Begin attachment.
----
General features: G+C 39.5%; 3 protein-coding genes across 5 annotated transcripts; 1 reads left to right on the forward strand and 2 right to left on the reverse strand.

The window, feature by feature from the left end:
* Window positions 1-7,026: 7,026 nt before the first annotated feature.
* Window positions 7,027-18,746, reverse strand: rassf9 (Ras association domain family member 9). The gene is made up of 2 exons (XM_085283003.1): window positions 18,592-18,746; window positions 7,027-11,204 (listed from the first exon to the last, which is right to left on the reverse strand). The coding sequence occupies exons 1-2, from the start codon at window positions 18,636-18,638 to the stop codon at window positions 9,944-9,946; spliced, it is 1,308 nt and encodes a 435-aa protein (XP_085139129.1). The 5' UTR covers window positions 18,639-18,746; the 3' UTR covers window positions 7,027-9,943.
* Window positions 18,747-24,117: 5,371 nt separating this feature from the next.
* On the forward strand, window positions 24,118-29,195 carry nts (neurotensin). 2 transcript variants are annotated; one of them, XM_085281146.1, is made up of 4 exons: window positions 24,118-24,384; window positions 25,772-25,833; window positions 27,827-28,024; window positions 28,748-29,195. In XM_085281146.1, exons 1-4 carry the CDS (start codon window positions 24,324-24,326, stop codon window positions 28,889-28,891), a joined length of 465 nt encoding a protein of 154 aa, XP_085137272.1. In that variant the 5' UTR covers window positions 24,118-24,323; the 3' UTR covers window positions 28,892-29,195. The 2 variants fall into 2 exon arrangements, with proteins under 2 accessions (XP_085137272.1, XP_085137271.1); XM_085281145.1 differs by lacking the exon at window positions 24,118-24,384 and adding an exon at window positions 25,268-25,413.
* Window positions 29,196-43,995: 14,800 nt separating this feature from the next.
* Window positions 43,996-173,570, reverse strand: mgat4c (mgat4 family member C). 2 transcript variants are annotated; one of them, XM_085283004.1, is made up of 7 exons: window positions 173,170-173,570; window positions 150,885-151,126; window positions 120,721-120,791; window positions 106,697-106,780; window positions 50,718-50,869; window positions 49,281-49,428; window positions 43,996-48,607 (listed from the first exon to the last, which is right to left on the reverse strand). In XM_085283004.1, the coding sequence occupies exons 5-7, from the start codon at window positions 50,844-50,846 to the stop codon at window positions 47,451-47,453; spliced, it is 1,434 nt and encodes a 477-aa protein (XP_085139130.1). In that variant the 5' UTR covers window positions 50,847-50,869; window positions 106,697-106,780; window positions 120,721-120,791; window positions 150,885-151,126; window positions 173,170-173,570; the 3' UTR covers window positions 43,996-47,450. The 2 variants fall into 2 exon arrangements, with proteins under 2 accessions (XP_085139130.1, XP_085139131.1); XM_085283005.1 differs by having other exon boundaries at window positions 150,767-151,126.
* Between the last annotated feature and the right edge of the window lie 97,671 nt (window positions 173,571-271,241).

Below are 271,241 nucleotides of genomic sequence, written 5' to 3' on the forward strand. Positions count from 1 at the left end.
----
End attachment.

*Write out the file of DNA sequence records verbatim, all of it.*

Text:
General features: G+C 39.5%; 3 protein-coding genes across 5 annotated transcripts; 1 reads left to right on the forward strand and 2 right to left on the reverse strand.

The window, feature by feature from the left end:
* Window positions 1-7,026: 7,026 nt before the first annotated feature.
* Window positions 7,027-18,746, reverse strand: rassf9 (Ras association domain family member 9). The gene is made up of 2 exons (XM_085283003.1): window positions 18,592-18,746; window positions 7,027-11,204 (listed from the first exon to the last, which is right to left on the reverse strand). The coding sequence occupies exons 1-2, from the start codon at window positions 18,636-18,638 to the stop codon at window positions 9,944-9,946; spliced, it is 1,308 nt and encodes a 435-aa protein (XP_085139129.1). The 5' UTR covers window positions 18,639-18,746; the 3' UTR covers window positions 7,027-9,943.
* Window positions 18,747-24,117: 5,371 nt separating this feature from the next.
* On the forward strand, window positions 24,118-29,195 carry nts (neurotensin). 2 transcript variants are annotated; one of them, XM_085281146.1, is made up of 4 exons: window positions 24,118-24,384; window positions 25,772-25,833; window positions 27,827-28,024; window positions 28,748-29,195. In XM_085281146.1, exons 1-4 carry the CDS (start codon window positions 24,324-24,326, stop codon window positions 28,889-28,891), a joined length of 465 nt encoding a protein of 154 aa, XP_085137272.1. In that variant the 5' UTR covers window positions 24,118-24,323; the 3' UTR covers window positions 28,892-29,195. The 2 variants fall into 2 exon arrangements, with proteins under 2 accessions (XP_085137272.1, XP_085137271.1); XM_085281145.1 differs by lacking the exon at window positions 24,118-24,384 and adding an exon at window positions 25,268-25,413.
* Window positions 29,196-43,995: 14,800 nt separating this feature from the next.
* Window positions 43,996-173,570, reverse strand: mgat4c (mgat4 family member C). 2 transcript variants are annotated; one of them, XM_085283004.1, is made up of 7 exons: window positions 173,170-173,570; window positions 150,885-151,126; window positions 120,721-120,791; window positions 106,697-106,780; window positions 50,718-50,869; window positions 49,281-49,428; window positions 43,996-48,607 (listed from the first exon to the last, which is right to left on the reverse strand). In XM_085283004.1, the coding sequence occupies exons 5-7, from the start codon at window positions 50,844-50,846 to the stop codon at window positions 47,451-47,453; spliced, it is 1,434 nt and encodes a 477-aa protein (XP_085139130.1). In that variant the 5' UTR covers window positions 50,847-50,869; window positions 106,697-106,780; window positions 120,721-120,791; window positions 150,885-151,126; window positions 173,170-173,570; the 3' UTR covers window positions 43,996-47,450. The 2 variants fall into 2 exon arrangements, with proteins under 2 accessions (XP_085139130.1, XP_085139131.1); XM_085283005.1 differs by having other exon boundaries at window positions 150,767-151,126.
* Between the last annotated feature and the right edge of the window lie 97,671 nt (window positions 173,571-271,241).

Below are 271,241 nucleotides of genomic sequence, written 5' to 3' on the forward strand. Positions count from 1 at the left end.